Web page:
That’s why I was pretty sure that what I said was correct. However, if you look at the answer below the accepted answer on SO by wayfarer_boy, he mentions this particular approach is used by Yoeman, i.e. it puts everything in devDependencies. He then recants in his comment and and says that he uses --save for everything but “test and documentation dependencies”.

But, at least Yoeman has this approach (according to him, I have no idea), which certainly isn’t nothing! And interestingly enough, the official bootstrap npm package, it doesn’t mention either flag, and neither does the official bootstrap getting started npm section.

So, whereas at first I thought it’s pretty clear-cut, on second glance your approach does seem interesting, if not unusual. :smile:

EDIT: Looking more at the highly upvoted referenced answer on SO, I would say that you’re saying in this case that because it’s a web app and not a package is why you would put it in devDependencies?

For completeness, there is also a --save-optional (or some variation of optional) for optional dependencies (which are deps that if you are making a library that you can take advantage of, but you have fallbacks if it does not exist). :slight_smile:

Dev Dependency’s are used only at compiling time, no javascript in them is sent to clients, ever.

Dependency’s can be used any time, and you can send their javascript to the clients.

I think from my testing (but not certain), that brunch will only include deps that are non-dev only? That is what I’d been doing at least…

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dependencies is for modules that need to be installed at runtime. In other words, if node_modules/module doesn’t need to exist at runtime then module doesn’t belong in dependencies.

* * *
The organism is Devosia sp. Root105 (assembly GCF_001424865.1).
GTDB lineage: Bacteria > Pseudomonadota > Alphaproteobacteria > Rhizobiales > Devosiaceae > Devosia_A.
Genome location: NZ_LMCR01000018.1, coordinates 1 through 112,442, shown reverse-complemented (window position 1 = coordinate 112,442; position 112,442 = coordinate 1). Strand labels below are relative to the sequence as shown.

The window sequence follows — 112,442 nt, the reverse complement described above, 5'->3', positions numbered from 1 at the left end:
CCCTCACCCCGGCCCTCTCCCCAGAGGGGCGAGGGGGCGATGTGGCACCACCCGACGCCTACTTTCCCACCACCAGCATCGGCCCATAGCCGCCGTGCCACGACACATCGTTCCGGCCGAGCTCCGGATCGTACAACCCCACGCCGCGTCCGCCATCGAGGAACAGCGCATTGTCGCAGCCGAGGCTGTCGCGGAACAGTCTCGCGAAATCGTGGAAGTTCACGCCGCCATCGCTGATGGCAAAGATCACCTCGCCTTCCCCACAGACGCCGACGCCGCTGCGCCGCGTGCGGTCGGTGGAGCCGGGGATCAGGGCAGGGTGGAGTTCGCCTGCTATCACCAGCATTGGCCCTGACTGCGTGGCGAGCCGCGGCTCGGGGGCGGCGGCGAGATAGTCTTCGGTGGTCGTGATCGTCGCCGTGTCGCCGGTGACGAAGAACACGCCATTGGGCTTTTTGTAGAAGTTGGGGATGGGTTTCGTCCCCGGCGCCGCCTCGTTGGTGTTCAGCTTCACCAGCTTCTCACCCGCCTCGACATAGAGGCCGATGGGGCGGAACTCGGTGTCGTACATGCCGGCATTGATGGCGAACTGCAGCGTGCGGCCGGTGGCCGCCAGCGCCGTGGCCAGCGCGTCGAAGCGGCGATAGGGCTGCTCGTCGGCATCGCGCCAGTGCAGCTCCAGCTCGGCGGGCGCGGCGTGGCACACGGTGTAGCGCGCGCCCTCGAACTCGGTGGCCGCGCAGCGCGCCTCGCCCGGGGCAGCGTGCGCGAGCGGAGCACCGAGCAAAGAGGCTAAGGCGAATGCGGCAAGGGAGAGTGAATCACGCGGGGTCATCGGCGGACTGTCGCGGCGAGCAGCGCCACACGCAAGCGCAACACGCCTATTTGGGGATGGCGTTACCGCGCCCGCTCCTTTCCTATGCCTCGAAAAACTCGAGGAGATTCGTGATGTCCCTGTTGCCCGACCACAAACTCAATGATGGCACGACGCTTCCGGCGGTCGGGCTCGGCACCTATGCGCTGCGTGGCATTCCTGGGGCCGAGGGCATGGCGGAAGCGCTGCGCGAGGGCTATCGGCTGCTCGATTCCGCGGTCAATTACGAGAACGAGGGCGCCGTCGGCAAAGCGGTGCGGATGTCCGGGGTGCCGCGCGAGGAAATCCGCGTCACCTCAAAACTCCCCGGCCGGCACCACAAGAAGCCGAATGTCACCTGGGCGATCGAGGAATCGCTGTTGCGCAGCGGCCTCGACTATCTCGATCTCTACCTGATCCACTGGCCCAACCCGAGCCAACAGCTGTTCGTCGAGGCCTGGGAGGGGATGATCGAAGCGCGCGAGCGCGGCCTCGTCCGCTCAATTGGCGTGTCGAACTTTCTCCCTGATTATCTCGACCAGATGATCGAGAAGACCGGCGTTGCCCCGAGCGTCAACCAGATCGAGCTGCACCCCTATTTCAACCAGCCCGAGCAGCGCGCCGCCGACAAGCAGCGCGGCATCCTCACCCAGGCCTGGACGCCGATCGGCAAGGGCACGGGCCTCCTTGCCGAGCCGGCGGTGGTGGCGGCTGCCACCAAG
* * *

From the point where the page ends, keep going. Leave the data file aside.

The idea is that if someone runs something like npm install project or…

git clone
cd project
npm install --production

…then only the modules that are required for project to run are installed.

That’s my understanding, anyway. I could be wrong. :slight_smile:

It depends on the type of project I’m working on. My projects have an empty dependencies when node_modules doesn’t need to exist at runtime.

I imagine there are some valid use cases but in general I agree.

I think the important thing is to understand how dependencies and devDependencies work in practice and use what works best for you.


I just had to do a quick test to ensure I’m not losing it. :smiley:

It appears to work for me:

# This command returns the number of occurrences of "jquery" in priv/static/js/app.js.
$ grep -o jquery priv/static/js/app.js | wc -l

$ npm install --save-dev jquery > /dev/null 2>&1
$ echo 'import "jquery";' > web/static/js/test.js
$ npm run deploy > /dev/null 2>&1

$ grep -o jquery priv/static/js/app.js | wc -l
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After looking into this more, I note a couple things:

  • You offered yet another link (that I hadn’t hit in my googling) to a highly upvoted question that should have been marked as a duplicate to the other highly upvoted questions that I already linked to.
  • I found an issue for webpack that exactly describes this situation. That is also unresolved.

With these in mind, I can only conclude that there is no real answer to this and that it’s a matter of philosophy and personal upbringing, positioning of the moons, etc.

I would then agree with this statement, except I amend it by removing the “understand how dependencies and devDependencies work”, because nobody does as evidenced by all of the controversy (not surprising in the JS ecosystem). :wink:

So I say:

“I think the important thing is to understand that there is some kind of magical distinction with dependencies and devDependencies, so fiddle with things in practice and use what works best for you.”

Thanks for the discussion and I am now bowing out…I got an Elixir JSON API to build and an Alexa App to connect to it! :smile:

Despite the link to jquery in my brunch file and in package.jspon the JS is inactive.

"dependencies": {
  "bootstrap": "^4.0.0-alpha.6",
  "jquery": "^3.1.1",
  "phoenix": "file:deps/phoenix",
  "phoenix_html": "file:deps/phoenix_html"

modules: {
  autoRequire: {
    "js/app.js": ["jquery","web/static/js/app"]

npm: {
  globals: {"jQuery": "jquery"},
  enabled: true,
  styles: {
    bootstrap: ["dist/css/bootstrap.css"]

Any idea ?

** UPDATE **
To solve it it is required to have below code in app.js :

import $ from “jquery”
import “jquery”

global.jQuery = require(“jquery”) // Needed for tether or bootstrap…
global.Tether = require(“tether”)
global.bootstrap = require(“bootstrap”)

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Yeah bootstrap is a bit broken for its module handling, surprising with how popular it is…